The forester carefully examines each Timber Harvesting Plan before undertaking any operations to make sure the activities prescribed in the plan are consistent with laws, regulations, and company policies.
Foresters gather data about timber stands to calculate the volume of wood in the standing trees and the growth rate. Tree height measurements are a key element for those calculations. A clinometer is used as a sighting tool to establish the tree height.
A number of trees are "cored" each year to determine the growth rate of a stand. Coring is done with an increment borer that shows the age of the tree by extracting a section of wood tissue. The science of tree aging is called dendrochronology.
Diameter Breast Height (DBH) is a point 4.5 feet above the ground level where tree diameter is measured. This height avoids anomalies that can be caused by the swelling of the lowest section of the tree.
Foresters put ribbon or "flagging" at key locations in a timber stand to mark things such as roads, skid trails, and harvest unit boundaries.
Timber management also includes practices which are designed to retain habitat for wildlife. These are areas within harvested units where clumps of trees are left which provide food and cover for a wide array of wildlife species.
Each timber harvesting operation must comply with state standards for water quality protection. Water Protection Zones limit or prohibit logging and heavy equipment operation within a specified distance from the water course.
Foresters designate which trees in an area are to be cut (or left uncut) by painting the stem.
At Sierra Pacific, foresters and other natural resource professionals perform the following duties:
Sierra Pacific Industries has 79 (67 District and 12 Sawmill) Registered Professional Foresters (RPFs) in California in addition to 18 professionals from other natural resource disciplines such as wildlife biology, botanists, weather prediction, and water quality monitoring. RPFs are licensed by the State of California and they are responsible for applying forestry principles and techniques to manage forested landscapes. Although forester licensing is not required by the state of Washington, SPI employs 15 (11 District and 4 Sawmill) professional foresters in that state.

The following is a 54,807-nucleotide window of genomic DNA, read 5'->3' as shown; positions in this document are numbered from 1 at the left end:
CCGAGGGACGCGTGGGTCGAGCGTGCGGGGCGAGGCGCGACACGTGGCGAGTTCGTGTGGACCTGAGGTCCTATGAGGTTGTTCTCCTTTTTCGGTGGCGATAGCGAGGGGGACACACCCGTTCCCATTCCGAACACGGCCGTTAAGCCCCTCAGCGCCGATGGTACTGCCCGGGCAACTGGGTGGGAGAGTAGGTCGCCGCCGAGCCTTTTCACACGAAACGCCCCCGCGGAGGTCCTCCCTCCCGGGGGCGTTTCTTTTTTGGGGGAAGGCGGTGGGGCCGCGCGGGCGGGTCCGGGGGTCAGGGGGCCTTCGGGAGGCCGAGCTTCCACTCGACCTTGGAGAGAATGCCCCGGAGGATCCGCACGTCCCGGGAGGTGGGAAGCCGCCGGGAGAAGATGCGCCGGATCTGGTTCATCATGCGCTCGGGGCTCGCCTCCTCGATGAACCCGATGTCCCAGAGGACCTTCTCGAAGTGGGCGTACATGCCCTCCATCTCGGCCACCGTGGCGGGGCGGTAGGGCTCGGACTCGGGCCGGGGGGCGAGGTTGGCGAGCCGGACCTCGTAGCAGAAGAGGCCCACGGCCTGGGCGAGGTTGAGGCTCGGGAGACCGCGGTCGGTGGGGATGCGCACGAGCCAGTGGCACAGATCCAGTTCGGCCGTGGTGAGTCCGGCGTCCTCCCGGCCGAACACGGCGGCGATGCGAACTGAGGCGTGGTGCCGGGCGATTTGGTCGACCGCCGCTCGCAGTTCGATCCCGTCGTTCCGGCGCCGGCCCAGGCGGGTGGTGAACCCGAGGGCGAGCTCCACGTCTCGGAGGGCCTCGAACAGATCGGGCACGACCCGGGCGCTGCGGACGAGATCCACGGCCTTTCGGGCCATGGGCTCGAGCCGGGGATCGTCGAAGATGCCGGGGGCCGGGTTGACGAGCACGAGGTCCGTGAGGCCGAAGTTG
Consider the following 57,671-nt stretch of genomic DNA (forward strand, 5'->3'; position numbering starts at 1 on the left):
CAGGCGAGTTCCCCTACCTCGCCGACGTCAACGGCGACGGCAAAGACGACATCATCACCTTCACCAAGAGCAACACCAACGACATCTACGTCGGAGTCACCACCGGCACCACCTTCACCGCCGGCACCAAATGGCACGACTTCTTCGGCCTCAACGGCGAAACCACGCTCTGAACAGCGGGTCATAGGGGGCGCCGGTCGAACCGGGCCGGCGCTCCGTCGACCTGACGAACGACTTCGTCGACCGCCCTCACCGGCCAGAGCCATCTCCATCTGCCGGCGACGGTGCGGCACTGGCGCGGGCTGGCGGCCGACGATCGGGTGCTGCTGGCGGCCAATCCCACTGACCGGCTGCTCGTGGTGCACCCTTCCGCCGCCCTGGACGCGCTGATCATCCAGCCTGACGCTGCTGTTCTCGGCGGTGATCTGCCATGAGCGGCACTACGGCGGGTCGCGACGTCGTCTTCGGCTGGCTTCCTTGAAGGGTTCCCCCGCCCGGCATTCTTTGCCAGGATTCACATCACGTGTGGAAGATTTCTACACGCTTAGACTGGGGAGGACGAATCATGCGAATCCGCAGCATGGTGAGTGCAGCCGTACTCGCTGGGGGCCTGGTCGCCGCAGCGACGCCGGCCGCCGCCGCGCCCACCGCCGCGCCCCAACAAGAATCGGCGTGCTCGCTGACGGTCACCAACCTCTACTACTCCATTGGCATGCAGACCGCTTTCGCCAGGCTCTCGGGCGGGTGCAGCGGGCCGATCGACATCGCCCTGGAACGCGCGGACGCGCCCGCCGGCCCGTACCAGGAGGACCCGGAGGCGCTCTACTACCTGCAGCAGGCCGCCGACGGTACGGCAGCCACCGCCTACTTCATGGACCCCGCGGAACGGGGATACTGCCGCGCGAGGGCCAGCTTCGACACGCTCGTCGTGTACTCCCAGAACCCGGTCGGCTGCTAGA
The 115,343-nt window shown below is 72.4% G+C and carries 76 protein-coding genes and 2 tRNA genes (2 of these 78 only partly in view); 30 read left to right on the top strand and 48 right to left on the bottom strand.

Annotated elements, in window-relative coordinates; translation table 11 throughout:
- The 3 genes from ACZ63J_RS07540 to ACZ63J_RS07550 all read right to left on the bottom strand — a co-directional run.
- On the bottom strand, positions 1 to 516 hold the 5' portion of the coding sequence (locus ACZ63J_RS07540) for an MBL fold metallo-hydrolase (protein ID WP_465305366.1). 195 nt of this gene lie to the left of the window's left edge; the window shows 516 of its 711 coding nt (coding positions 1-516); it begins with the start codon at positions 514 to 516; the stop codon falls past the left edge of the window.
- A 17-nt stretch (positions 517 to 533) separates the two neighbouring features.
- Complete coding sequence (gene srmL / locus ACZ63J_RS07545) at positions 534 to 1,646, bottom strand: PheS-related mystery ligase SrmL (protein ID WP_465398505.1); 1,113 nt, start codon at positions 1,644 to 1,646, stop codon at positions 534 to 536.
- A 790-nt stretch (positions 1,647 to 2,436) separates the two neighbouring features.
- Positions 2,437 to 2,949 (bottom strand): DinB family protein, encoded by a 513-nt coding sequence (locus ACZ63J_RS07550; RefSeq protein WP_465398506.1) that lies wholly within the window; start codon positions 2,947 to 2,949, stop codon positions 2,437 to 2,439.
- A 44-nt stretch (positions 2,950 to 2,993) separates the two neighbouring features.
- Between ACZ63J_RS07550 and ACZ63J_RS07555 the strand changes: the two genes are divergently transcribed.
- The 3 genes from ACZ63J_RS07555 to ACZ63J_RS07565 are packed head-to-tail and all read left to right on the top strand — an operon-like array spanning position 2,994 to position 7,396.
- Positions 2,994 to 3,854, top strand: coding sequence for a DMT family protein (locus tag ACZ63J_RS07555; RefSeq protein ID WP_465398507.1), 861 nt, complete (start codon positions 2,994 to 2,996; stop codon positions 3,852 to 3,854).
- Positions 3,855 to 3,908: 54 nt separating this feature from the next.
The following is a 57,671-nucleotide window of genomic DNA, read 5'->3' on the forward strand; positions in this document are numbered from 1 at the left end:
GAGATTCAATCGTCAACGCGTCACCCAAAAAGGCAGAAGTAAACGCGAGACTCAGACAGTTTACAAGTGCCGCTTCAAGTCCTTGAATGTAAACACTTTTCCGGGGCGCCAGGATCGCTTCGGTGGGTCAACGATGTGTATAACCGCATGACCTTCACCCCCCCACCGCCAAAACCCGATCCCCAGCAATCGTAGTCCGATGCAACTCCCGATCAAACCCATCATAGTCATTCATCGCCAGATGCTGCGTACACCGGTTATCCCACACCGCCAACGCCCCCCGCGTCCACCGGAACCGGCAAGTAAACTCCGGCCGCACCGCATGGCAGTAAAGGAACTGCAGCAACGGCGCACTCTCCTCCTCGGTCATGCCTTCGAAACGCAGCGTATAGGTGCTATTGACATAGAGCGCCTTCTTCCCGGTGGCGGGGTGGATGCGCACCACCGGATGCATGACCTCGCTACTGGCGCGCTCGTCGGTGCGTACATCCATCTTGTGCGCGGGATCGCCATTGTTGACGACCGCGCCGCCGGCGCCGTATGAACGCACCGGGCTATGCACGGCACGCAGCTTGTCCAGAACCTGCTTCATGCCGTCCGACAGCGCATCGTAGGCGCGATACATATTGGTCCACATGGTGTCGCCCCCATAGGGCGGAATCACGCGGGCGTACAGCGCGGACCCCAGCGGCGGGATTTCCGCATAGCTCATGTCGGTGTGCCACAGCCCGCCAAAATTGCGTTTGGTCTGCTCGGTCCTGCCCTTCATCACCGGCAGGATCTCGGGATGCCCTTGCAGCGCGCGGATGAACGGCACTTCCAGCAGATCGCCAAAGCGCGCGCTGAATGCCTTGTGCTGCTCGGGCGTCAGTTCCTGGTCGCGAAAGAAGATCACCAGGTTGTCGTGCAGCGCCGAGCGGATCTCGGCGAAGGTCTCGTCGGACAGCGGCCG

Professional Foresters understand forest growth, development, and regeneration. Their education provides a broad background in archeology, soils, geology, hydrology, wildlife and fisheries biology, plant physiology, forest entomology, forest pathology, and other forest resources.
Foresters are also trained in fire management. Many have expertise in forest road design and timber harvest methods.
Wildlife Biologists work with foresters to ensure there is suitable habitat for the nearly 250 wildlife species which may be found on SPI’s forestlands. Suitable habitat includes areas for denning, nesting, canopy cover, rearing, and foraging which can be found in recently harvested areas with grasses and forbs or quiet stream sides which are home to fish, mammals, and raptors.
Trained professional biologists search for rare species and establish protection areas, perform surveys, cooperate with researchers at government agencies and universities to better understand species, and study how wildlife species live in managed forests. Biologists provide recommendations on how to best protect and enhance habitat for numerous species of wildlife.
Professional botanists are responsible for working with foresters during timber harvest planning. There are many plant species which only grow in specific geographic areas, on particular soils, or have a very narrow range. The goal of our botany staff is to find occurrences of these plants and provide protection measures before timber harvest begins. When habitat is present, we survey for flowering plants at the right time of year and notify our forestry staff. Over 2,300 sites with rare plants have been located on SPI lands that receive special attention from our botanists.